Menomonee Parkway a victim of potholes, crumbling pavement

Jon Olson
A lone runner is the only sign of life on Menomonee Parkway over the weekend. The road was closed because of deteriorating pavement.
Published on: 2/26/2014

Clear streets and a few days without snowfall have revealed a fresh crop of potholes on Wauwatosa and Milwaukee County roads.

Menomonee River Parkway, scheduled for rebuilding over the next two summers, is so ragged that the county late last week closed a segment from Hoyt Park Drive to Church Street, with another barricade preventing cars from entering off Charles Hart Parkway.

'We've had a severe delamination of pavement with the thaw that happened over Wednesday and Thursday (last week),' Jill Organ, the county's assistant chief of planning, said.

The road was shut down midday Feb. 20, she said, and repairs are dependent on temperatures.

'We have to wait for the appropriate weather for the materials to properly repair it. In this kind of weather, when we fill it up with cold patch, it'll pop right back out again,' Organ said.

Updates and a map of the closure are provided low on the county website at Homes within the closure are still accessible, Organ said.

A county official viewing the site had seen cars veering out of their lane to avoid the spots of bad pavement, creating dangerous conflicts in traffic, Organ said.

The city administrators, and police, fire, public works and engineering departments were notified.

'The road is falling apart,' confirmed city operations superintendent Mike Kreiter.

'With the liabability of pavement being bad in there, I can't blame them for wanting to close it,' he said.

North Avenue a challenge

Kreiter has problems of his own, although none as severe as Menomonee Parkway.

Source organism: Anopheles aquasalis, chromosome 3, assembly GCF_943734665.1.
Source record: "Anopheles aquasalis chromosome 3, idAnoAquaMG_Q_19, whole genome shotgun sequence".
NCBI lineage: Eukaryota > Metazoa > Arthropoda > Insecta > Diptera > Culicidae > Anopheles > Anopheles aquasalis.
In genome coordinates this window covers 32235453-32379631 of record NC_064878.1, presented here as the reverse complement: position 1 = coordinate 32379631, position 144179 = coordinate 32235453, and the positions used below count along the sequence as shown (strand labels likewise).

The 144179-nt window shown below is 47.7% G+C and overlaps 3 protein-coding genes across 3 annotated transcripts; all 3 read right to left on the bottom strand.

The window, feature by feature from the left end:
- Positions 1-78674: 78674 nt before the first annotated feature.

'We've only got a couple of real needy spots,' he said.

North Avenue from Menomonee Parkway to about 100th Street has been patched 'about every other day,' Krieter said. Other problems on North have shown up on either side of the Highway 45 overpass, from Mayfair Road to about 117th Street. North gets about 25,000 cars a day, he said, and the freezing and thawing cycle beats it up.

The intersection of North Avenue and Mayfair Road, newly rebuilt by the Wisconsin Department of Transportation, is holding up well.

'With all that new concrete there I don't think Mayfair in that section and Watertown Plank Road (also rebuilt) are going to be anything to worry about in the near future,' he said.

State Street from the Village east to about 68th Street is another problem area, he said.

Using 'cold mix'

Kreiter said patchwork in cold weather is accomplished using 'cold mix' asphalt.

A heated bed in a city truck keeps the asphalt at 180 degrees, and it's shoveled by hand into cracks and holes in the pavement, tamped down and into place. It fills the hole but doesn't necessarily adhere, because the ground is so cold, he said.

'It's a temporary repair until the summer when we can use hot mix on it,' Kreiter said.

Crews out doing the repairs sometimes have to repair holes they'd already repaired, as well as new problems as pavement breaks away.

'With frost in the ground, any moisture that gets in there, it expands and the areas that are ... loose, they'll blow up with the traffic beating on them — and you got a new hole.'

Shoveled by hand

The extreme cold of this winter has exacerbated the annual pothole problem, he said.

The city budgets for road repair, and whether the frequent repairs of this year will have budget ramifications won't be known until November, Kreiter said.

Cold mix asphalt itself — made of petroleum, sand and small aggregate, fractured stone — costs $100 a ton, and it goes quick. It takes a ton or two tons to repair the street after a water main break, he said. Crews repairing North Avenue sometimes use two to four tons in a single day — all of it applied by hand with a shovel.

'It's a tedious process,' Kreiter said.